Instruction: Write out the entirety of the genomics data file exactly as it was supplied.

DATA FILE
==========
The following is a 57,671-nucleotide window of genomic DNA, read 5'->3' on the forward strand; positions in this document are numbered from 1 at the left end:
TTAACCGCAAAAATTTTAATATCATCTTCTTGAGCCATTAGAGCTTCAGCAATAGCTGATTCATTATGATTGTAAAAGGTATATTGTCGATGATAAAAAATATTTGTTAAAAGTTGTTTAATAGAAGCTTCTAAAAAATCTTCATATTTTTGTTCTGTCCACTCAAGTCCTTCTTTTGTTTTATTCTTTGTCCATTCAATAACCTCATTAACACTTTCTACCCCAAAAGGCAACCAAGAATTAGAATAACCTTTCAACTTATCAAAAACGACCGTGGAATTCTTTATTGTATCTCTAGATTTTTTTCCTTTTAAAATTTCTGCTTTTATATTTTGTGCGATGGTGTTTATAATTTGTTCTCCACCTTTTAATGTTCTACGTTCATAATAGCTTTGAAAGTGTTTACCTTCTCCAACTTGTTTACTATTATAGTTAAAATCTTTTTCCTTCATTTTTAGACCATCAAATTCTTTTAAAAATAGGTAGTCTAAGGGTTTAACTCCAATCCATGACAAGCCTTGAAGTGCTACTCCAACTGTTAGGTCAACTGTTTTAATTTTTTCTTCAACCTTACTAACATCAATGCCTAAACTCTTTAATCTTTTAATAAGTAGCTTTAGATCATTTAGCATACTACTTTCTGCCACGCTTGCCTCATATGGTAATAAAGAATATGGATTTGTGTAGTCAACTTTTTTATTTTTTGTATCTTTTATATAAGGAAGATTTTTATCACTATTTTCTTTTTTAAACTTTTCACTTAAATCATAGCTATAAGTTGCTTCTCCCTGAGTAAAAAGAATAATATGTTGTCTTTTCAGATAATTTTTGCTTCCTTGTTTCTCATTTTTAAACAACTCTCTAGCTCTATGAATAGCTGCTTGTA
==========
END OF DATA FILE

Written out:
The following is a 57,671-nucleotide window of genomic DNA, read 5'->3' on the forward strand; positions in this document are numbered from 1 at the left end:
TTAACCGCAAAAATTTTAATATCATCTTCTTGAGCCATTAGAGCTTCAGCAATAGCTGATTCATTATGATTGTAAAAGGTATATTGTCGATGATAAAAAATATTTGTTAAAAGTTGTTTAATAGAAGCTTCTAAAAAATCTTCATATTTTTGTTCTGTCCACTCAAGTCCTTCTTTTGTTTTATTCTTTGTCCATTCAATAACCTCATTAACACTTTCTACCCCAAAAGGCAACCAAGAATTAGAATAACCTTTCAACTTATCAAAAACGACCGTGGAATTCTTTATTGTATCTCTAGATTTTTTTCCTTTTAAAATTTCTGCTTTTATATTTTGTGCGATGGTGTTTATAATTTGTTCTCCACCTTTTAATGTTCTACGTTCATAATAGCTTTGAAAGTGTTTACCTTCTCCAACTTGTTTACTATTATAGTTAAAATCTTTTTCCTTCATTTTTAGACCATCAAATTCTTTTAAAAATAGGTAGTCTAAGGGTTTAACTCCAATCCATGACAAGCCTTGAAGTGCTACTCCAACTGTTAGGTCAACTGTTTTAATTTTTTCTTCAACCTTACTAACATCAATGCCTAAACTCTTTAATCTTTTAATAAGTAGCTTTAGATCATTTAGCATACTACTTTCTGCCACGCTTGCCTCATATGGTAATAAAGAATATGGATTTGTGTAGTCAACTTTTTTATTTTTTGTATCTTTTATATAAGGAAGATTTTTATCACTATTTTCTTTTTTAAACTTTTCACTTAAATCATAGCTATAAGTTGCTTCTCCCTGAGTAAAAAGAATAATATGTTGTCTTTTCAGATAATTTTTGCTTCCTTGTTTCTCATTTTTAAACAACTCTCTAGCTCTATGAATAGCTGCTTGTA